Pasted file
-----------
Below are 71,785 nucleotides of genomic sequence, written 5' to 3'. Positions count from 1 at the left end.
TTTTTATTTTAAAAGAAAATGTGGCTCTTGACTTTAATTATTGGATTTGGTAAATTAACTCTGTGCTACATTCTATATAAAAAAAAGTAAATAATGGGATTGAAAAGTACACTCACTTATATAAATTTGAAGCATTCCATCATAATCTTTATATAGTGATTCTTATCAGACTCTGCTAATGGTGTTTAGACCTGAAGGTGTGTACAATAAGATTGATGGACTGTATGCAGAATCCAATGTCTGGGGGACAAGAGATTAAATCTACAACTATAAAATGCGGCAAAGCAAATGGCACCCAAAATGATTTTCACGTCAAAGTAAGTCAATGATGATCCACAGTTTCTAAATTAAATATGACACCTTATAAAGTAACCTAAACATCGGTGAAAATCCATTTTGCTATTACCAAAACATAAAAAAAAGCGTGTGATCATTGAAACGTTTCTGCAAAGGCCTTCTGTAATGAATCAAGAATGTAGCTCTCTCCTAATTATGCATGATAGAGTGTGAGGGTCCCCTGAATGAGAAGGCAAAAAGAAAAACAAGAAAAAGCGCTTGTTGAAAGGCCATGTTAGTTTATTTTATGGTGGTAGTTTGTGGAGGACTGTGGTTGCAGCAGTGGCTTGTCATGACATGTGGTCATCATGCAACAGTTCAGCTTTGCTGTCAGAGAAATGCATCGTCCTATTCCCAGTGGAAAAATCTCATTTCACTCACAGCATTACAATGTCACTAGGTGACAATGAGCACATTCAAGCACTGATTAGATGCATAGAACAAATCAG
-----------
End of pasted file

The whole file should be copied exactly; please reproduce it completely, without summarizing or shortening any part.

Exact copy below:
Below are 71,785 nucleotides of genomic sequence, written 5' to 3'. Positions count from 1 at the left end.
TTTTTATTTTAAAAGAAAATGTGGCTCTTGACTTTAATTATTGGATTTGGTAAATTAACTCTGTGCTACATTCTATATAAAAAAAAGTAAATAATGGGATTGAAAAGTACACTCACTTATATAAATTTGAAGCATTCCATCATAATCTTTATATAGTGATTCTTATCAGACTCTGCTAATGGTGTTTAGACCTGAAGGTGTGTACAATAAGATTGATGGACTGTATGCAGAATCCAATGTCTGGGGGACAAGAGATTAAATCTACAACTATAAAATGCGGCAAAGCAAATGGCACCCAAAATGATTTTCACGTCAAAGTAAGTCAATGATGATCCACAGTTTCTAAATTAAATATGACACCTTATAAAGTAACCTAAACATCGGTGAAAATCCATTTTGCTATTACCAAAACATAAAAAAAAGCGTGTGATCATTGAAACGTTTCTGCAAAGGCCTTCTGTAATGAATCAAGAATGTAGCTCTCTCCTAATTATGCATGATAGAGTGTGAGGGTCCCCTGAATGAGAAGGCAAAAAGAAAAACAAGAAAAAGCGCTTGTTGAAAGGCCATGTTAGTTTATTTTATGGTGGTAGTTTGTGGAGGACTGTGGTTGCAGCAGTGGCTTGTCATGACATGTGGTCATCATGCAACAGTTCAGCTTTGCTGTCAGAGAAATGCATCGTCCTATTCCCAGTGGAAAAATCTCATTTCACTCACAGCATTACAATGTCACTAGGTGACAATGAGCACATTCAAGCACTGATTAGATGCATAGAACAAATCAG